Colin Firth and Stanley Tucci star in a new film titled Supernova, which is generating a considerable about of buzz ahead of awards season.
The pair play a couple travelling through the English countryside in an old RV visiting friends and places from their past, as Tucci's character descends into living with early-onset dementia, and the couple are forced to grapple with the challenges that come with the disease.
The film is written and directed by Harry Macqueen, and the centres on Sam (Firth) and Tusker's (Tucci), relationship as it's tested like never before in the wake of Tuskers diagnosis. The story exposes what it's like to love in the face of an illness that will ultimately leave them both inevitably alone, and the difficulty of navigating a relationship when such fate lies ahead.
While the film looks heart-wrenching and delicate, the issue that never ceases to arise is the fact that the queer couple in question is played by two straight people, which leaves a lot of room for critique. While both actors are not unfamiliar with taking on roles of gay men - Firth as his role in A Single Man and Tucci in countless productions, most famously The Devil Wears Prada - they simply aren't in real life, and oscar-winning performances aside, it's time we start giving legitimately queer people priority in playing roles which represent lived experience, struggle, heartbreak and romance included.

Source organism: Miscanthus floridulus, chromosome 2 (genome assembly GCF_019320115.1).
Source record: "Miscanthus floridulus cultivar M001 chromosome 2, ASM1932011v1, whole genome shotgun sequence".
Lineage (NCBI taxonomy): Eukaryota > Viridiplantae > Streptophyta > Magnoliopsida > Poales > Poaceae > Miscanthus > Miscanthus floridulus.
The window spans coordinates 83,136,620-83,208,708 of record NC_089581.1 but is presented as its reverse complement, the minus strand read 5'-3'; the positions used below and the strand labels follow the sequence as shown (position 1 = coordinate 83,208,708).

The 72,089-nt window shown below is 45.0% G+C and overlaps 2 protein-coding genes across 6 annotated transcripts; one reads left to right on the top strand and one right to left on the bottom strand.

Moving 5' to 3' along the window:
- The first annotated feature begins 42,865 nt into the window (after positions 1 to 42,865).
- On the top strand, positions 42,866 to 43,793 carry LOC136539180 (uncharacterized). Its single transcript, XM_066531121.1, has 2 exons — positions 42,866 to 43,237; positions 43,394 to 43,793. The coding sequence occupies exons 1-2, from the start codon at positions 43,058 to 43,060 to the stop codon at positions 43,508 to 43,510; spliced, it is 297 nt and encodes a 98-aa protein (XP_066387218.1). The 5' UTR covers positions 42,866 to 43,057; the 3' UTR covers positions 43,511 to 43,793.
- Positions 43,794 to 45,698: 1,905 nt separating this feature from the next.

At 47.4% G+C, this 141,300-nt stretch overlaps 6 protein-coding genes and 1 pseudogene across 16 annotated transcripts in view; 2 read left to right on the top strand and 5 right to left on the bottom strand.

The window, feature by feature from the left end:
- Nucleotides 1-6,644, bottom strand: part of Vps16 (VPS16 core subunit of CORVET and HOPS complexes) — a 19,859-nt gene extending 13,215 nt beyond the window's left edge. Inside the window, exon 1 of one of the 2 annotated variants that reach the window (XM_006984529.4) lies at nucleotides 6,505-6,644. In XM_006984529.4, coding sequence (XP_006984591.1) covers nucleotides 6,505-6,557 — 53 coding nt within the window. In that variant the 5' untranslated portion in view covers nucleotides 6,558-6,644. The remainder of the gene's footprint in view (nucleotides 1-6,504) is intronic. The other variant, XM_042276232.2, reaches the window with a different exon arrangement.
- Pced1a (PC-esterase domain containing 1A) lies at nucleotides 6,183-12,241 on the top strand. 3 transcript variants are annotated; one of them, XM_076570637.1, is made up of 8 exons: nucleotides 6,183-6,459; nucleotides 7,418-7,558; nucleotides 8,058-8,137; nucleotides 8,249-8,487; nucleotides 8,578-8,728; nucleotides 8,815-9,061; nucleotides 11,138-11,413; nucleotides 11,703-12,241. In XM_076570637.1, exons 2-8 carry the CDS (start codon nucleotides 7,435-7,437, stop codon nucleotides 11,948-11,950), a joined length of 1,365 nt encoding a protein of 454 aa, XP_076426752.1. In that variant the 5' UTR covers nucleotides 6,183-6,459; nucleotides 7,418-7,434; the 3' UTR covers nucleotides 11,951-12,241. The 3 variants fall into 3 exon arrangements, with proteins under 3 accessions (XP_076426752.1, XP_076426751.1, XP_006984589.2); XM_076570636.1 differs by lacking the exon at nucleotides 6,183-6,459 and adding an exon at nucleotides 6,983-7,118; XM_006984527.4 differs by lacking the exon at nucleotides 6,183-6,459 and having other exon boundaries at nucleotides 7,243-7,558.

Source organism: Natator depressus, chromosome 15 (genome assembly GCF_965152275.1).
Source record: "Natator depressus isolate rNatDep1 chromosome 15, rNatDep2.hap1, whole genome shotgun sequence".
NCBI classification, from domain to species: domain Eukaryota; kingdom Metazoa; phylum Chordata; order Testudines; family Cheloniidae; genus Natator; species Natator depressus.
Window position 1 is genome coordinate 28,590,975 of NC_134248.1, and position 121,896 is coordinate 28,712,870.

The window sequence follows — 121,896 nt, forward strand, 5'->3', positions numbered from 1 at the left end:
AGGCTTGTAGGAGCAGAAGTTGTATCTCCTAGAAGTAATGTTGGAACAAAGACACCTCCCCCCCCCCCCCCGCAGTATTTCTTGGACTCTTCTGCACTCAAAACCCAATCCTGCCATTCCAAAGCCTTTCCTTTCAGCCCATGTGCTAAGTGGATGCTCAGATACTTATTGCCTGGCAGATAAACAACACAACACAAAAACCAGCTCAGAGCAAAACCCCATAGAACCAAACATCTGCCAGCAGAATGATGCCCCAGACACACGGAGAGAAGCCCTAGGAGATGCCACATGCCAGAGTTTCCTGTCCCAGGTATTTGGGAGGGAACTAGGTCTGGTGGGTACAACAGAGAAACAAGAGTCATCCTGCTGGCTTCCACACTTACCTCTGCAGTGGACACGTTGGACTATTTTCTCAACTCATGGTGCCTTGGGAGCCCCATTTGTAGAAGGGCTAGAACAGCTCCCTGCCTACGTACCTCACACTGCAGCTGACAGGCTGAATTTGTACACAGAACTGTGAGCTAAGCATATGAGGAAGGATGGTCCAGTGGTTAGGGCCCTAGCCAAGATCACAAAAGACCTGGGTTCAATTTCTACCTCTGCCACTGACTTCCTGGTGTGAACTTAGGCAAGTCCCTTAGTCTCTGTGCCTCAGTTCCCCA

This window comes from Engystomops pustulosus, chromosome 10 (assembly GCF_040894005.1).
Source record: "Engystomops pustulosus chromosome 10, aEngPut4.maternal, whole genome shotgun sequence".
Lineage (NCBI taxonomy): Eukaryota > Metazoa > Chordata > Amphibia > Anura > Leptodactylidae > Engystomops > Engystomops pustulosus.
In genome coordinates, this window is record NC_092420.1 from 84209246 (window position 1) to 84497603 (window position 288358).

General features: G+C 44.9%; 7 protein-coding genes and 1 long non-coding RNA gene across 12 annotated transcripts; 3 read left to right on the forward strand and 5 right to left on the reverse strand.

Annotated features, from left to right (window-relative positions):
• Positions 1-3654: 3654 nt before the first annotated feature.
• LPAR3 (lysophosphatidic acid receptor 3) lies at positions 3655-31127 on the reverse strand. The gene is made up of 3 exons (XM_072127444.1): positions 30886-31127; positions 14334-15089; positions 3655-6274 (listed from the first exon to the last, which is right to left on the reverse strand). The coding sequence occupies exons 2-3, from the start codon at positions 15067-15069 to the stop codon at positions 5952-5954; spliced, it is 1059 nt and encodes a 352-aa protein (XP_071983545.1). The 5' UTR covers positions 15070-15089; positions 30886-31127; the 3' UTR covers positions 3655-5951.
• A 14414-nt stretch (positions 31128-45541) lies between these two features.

For clarification, the issue is not with the quality of performance from either actor (considering I'd lay down my life for both), but the clear opportunity for those in the LGBTQI+ community to be more widely represented in Hollywood and the entertainment industry at large (after decades of these industries making it clear that there was no seat at the table for LGBTQI+ folks), and that opportunity going to those who do not represent the community at hand or their experience in the real world. When roles like this are handed to heterosexual actors, the industry sends a clear message that while our stories are covetable and profitable, our bodies are not.